“I think many people put ceilings on their lives, ambitions, goals and dreams. If we do not set dreams and strive for more than we think we can achieve, we will only be settling for what our minds believe we can achieve.”

Jackie at San Jose State University,  playing soccer for the Spartans from 2004 through 2006.

While in college and with trainings increasing in difficulty by the day, Jackie reminisces on the 15 jerseys from various countries hanging in her dorm room and recalls how everyday she looked at them. Unlike some of her peers, who may not have had the same burning passion, Jackie knew that she was exactly where she wanted to be. Despite the rigour of academic life, the exhaustion from regular before-the-sun-is-up morning training and Friday and Sunday games, Jackie continued working.

The stress of being an athlete at the collegiate level was something she was well prepared for, and ceilings were nowhere in sight. As an undergrad, she pursued her interest in business and obtained a degree in Finance. Before moving to Germany, Jackie also played semi-professional soccer in the WPSL with the San Francisco Nighthawks and the California Storm with Yang Zhou, Sissi and Brandi Chastain, as well as on the Puerto Rico National Team.

While in Germany as a professional athlete, she woke up in the middle of the night 2-3 times weekly to participate in Google Hangouts with other graduate students working on assignments. She continued her education, earning a MBA from Arizona State University, and is now working on her German fluency certificate. Jackie has been meticulously putting the pieces in place in preparation for life after soccer and we fully expect to see her continue doing great things outside of soccer.

Her message to young collegiate athletes is simple and precise:

“Keep track of how you perform, know your goals, enjoy the ride of discovering who you are — as a person and a player!”

College is after all a place and time for self exploration.

If you read Jackie’s blog you’ll come across a quote, “Travel far enough until you find yourself”. Jackie has travelled across oceans, but her moment of self exploration really began after college. After college, Jackie embarked on a new adventure through a process of deep self-reflection. This allowed her to embrace her identity, and not shy away from who she really is. Comfortable in her own skin, she challenges everyone to just be, without the constant distraction of everyday life ringing on your cell phone, or popping up in your email.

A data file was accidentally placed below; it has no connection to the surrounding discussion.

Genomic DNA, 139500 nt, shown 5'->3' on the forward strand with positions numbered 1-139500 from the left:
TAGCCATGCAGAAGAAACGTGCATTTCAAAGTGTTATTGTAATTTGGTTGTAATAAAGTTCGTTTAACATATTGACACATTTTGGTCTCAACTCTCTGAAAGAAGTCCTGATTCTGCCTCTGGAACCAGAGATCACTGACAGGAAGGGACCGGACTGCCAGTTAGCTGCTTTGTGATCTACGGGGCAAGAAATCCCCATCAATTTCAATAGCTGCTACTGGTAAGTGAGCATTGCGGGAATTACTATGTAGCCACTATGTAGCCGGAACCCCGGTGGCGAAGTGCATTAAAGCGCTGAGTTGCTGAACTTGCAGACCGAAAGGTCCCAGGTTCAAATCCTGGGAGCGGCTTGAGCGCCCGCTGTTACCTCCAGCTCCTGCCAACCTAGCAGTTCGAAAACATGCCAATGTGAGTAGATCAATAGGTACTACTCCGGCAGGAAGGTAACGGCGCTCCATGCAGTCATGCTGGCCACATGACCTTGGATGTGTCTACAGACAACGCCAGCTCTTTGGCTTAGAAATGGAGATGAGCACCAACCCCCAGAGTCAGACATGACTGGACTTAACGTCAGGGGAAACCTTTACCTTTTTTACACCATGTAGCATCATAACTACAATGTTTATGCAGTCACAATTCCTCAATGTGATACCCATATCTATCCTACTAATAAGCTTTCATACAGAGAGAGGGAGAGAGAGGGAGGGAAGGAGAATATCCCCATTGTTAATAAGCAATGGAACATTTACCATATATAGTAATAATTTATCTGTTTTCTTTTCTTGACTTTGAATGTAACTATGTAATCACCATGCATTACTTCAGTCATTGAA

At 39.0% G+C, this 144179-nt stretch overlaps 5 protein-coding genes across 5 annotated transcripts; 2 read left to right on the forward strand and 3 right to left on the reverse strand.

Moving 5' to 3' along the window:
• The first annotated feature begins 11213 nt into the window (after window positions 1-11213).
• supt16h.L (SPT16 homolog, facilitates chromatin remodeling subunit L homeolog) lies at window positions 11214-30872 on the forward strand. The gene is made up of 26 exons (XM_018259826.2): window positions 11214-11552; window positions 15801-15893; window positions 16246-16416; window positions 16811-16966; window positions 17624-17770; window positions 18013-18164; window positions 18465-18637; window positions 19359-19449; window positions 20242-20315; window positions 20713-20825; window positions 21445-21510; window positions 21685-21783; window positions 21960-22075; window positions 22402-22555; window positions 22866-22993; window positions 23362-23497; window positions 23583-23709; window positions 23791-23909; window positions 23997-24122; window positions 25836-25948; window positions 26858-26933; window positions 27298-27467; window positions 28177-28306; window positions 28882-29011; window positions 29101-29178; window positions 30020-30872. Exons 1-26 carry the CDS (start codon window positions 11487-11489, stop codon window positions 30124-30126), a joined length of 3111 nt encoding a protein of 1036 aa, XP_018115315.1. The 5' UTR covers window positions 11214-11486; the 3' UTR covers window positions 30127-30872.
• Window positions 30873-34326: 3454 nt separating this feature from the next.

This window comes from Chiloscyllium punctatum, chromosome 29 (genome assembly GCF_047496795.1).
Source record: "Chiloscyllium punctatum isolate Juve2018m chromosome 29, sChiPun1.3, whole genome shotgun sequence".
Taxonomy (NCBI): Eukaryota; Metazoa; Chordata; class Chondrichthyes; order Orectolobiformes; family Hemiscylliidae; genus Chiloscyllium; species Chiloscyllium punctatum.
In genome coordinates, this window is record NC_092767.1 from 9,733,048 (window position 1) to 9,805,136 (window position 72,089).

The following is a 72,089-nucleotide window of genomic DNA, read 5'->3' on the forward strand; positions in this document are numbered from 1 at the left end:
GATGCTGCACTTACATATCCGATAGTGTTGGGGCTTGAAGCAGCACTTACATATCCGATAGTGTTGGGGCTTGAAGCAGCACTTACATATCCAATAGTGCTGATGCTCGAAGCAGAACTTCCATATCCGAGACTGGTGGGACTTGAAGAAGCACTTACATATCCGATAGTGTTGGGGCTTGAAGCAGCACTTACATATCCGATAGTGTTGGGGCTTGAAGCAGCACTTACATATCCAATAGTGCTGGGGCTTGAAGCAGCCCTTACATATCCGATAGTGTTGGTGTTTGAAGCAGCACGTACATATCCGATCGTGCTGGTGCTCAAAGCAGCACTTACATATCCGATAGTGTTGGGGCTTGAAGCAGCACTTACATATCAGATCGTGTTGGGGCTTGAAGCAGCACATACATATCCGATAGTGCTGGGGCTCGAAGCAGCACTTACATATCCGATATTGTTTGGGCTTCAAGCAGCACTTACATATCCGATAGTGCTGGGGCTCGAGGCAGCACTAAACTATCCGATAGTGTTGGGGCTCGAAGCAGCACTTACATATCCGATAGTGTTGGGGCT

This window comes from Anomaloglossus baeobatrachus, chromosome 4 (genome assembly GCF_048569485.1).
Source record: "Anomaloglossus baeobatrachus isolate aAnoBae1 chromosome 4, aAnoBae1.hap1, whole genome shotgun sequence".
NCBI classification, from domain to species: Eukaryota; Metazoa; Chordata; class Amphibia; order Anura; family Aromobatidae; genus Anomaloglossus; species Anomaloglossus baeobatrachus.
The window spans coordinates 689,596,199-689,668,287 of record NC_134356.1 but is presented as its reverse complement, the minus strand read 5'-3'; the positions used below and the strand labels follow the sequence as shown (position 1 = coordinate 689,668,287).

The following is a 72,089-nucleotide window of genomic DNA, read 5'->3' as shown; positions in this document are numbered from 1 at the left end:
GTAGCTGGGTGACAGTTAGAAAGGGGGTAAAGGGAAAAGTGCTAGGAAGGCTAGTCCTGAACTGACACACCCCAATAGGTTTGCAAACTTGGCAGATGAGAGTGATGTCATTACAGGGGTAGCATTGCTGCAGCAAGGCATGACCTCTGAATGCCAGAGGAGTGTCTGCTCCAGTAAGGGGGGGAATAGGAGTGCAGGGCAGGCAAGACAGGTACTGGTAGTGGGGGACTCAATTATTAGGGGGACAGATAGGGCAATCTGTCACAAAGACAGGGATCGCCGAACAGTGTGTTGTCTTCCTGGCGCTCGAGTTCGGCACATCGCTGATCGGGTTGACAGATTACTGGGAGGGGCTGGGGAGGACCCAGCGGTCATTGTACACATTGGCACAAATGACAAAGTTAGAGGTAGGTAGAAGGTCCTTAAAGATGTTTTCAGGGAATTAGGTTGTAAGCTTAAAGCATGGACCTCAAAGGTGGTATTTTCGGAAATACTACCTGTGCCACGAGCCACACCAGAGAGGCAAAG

“When we really stop, smell the roses and give an honest effort to reflect on who we are and what we want to accomplish, only then can we really figure out what we want in life.”

Challenges are a major cornerstone to her success. She believes forcing yourself into tough situations as a way to explore capabilities and talents you otherwise may have never discovered. Removing herself from the comfort of a familiar world and travelling across the atlantic allowed her to discover herself.

If there is one thing you can take away from Jackie’s experience it is that whether you are travelling the world and struggling to understand a different language, or working on a project in your backyard, always strive to be the best you can. You’ll never know what you’re capable of, unless you give it your best effort.

“To be able to present your best effort, we all have to prepare. Fitting this theme, the motto on my website is ‘preparation meets opportunity.’ As such, luck can play a role once or twice; however, consistency and practice are what truly make success.” – Jackie Cruz


Comments

  1. ubuntuvps says:

    Scudamore told the Bild am Sonntag newspaper that he believes Germany’s recent investment in youth is exemplary and, while saying England is catching up, he added that more needed to be done to follow the Bundesliga’s example.